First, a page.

Thursday, 27 March 2014

Do people have the right to be bigots?

This question is being, rather heatedly, debated at present. The Federal Attorney-General, George Brandis, has said they do have that right. He is trying to change Section 18C of the Racial Discrimination Act which legislates against
Offensive behaviour because of race, colour or national or ethnic origin
             (1)  It is unlawful for a person to do an act, otherwise than in private, if:

                     (a)  the act is reasonably likely, in all the circumstances, to offend, insult, humiliate or intimidate another person or a group of people; and

                     (b)  the act is done because of the race, colour or national or ethnic origin of the other person or of some or all of the people in the group.

      (2)  For the purposes of subsection (1), an act is taken not to be done in private if it:

                     (a)  causes words, sounds, images or writing to be communicated to the public; or

                     (b)  is done in a public place; or

                     (c)  is done in the sight or hearing of people who are in a public place.
             (3)  In this section:

"public place" includes any place to which the public have access as of right or by invitation, whether express or implied and whether or not a charge is made for admission to the place.
 
You don't need to be a lawyer to realise that the scope of that provision of the Act is very wide indeed - except that it isn't.
Political correctness creeps into it as well.
My personal belief is that you cannot stop people from being bigots - but the rest of us don't have to like a bigot.
Nothing is going to stop some people from being bigots. All the legislation in the world is not going to prevent that. Making it an offence may well turn some bigots into martyrs. It makes it much more difficult for people to debate the issues that bigots raise. It also makes it much more difficult to defend yourself and those who cannot defend themselves without taking legal action. Legal action inevitably publicises what the bigot has had to say - and may end up giving his or her views even wider coverage. It's a balancing act.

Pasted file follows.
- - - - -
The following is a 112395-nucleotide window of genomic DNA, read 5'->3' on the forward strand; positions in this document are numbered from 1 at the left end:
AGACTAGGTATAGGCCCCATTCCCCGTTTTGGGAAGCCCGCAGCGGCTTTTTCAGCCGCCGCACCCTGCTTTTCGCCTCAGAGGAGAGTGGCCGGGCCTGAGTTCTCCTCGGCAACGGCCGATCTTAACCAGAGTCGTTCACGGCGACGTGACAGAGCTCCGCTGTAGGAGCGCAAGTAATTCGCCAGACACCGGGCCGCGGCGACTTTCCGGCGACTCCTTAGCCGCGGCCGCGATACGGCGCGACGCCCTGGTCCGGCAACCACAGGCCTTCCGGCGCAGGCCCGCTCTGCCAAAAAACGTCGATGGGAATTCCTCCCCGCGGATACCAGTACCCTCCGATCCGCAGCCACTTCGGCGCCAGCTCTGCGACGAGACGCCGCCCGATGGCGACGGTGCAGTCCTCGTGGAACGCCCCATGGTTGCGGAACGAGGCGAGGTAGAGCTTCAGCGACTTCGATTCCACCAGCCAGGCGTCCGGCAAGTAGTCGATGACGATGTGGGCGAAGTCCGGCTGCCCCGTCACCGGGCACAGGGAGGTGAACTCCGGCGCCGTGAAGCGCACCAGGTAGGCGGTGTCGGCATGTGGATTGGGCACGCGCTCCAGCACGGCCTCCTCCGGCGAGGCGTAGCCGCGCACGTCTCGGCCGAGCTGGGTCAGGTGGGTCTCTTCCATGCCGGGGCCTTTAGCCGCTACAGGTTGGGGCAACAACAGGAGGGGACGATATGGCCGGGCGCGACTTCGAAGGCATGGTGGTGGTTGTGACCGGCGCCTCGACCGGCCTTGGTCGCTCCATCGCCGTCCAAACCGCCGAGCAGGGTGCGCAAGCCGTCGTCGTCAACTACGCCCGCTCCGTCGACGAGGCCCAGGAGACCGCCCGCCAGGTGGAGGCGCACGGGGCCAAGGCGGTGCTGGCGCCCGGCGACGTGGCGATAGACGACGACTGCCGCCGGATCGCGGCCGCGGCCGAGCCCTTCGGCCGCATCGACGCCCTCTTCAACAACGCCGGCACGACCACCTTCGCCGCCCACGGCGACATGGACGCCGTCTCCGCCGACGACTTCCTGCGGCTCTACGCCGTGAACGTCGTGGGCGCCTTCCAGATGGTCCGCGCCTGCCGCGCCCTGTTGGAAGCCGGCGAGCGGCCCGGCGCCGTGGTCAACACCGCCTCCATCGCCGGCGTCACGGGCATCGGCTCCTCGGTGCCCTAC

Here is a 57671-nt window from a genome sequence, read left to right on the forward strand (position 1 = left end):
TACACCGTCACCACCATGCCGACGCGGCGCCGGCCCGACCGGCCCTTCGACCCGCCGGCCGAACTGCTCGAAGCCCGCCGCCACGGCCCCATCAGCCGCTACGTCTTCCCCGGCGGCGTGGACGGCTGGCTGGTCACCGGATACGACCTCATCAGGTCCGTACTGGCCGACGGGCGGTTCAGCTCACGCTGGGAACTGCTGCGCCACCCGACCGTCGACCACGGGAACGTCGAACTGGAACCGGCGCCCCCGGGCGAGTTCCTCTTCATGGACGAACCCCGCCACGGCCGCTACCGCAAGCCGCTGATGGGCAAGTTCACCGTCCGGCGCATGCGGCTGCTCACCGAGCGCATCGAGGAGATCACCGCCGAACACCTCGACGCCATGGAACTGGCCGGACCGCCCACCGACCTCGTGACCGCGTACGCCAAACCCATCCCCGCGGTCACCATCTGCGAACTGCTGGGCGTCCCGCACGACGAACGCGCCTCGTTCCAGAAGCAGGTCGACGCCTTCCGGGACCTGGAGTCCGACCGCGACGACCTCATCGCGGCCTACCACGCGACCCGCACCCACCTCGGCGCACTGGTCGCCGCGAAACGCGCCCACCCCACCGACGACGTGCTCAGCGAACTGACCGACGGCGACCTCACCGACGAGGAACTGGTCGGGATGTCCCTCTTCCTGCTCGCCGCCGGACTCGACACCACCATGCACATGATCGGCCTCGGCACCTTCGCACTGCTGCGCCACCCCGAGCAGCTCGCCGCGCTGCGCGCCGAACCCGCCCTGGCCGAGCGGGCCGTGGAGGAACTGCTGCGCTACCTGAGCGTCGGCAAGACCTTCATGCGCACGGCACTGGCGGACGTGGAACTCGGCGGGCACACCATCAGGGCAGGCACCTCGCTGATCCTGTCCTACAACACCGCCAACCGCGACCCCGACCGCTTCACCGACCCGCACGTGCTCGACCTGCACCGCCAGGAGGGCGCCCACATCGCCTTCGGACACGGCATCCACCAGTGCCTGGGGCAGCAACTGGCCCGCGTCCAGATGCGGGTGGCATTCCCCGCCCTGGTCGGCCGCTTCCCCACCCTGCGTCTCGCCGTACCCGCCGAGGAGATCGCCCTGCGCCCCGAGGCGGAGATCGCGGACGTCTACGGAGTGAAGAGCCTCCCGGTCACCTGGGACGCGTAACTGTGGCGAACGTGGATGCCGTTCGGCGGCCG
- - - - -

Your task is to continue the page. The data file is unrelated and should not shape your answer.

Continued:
I think Section 18C does need review. It is the section which famously caught columnist Andrew Bolt but it does not catch other people. 
I have seen and heard far worse than anything Bolt had to say. It has come from other sections of our society. I have seen people deeply distressed by what has been said to them in very public ways. There has been nothing they can do about it. They cannot even respond because saying they find something "offensive" will lay them open to charges of racism.
And what about those who discriminate in offensive ways against the elderly, the mentally ill, those who look or are physically different, those with intellectual disabilities, or those with different beliefs? That can hurt too. It can also do lasting damage.
The present law has somehow encouraged us to go down a path which allows some groups to be "offended" but not others. That is dangerous. We need to be able to debate issues. We need to be able to tell bigots we don't like what they have to say.
We need to be able to defend ourselves and, more importantly, we need to be able to defend those who cannot defend themselves.   
 
 

1 comment:

virtualquilter said...

Cat,

Exactly ... we cannot stop people being bigots, but we don't have to like them, or listen to them.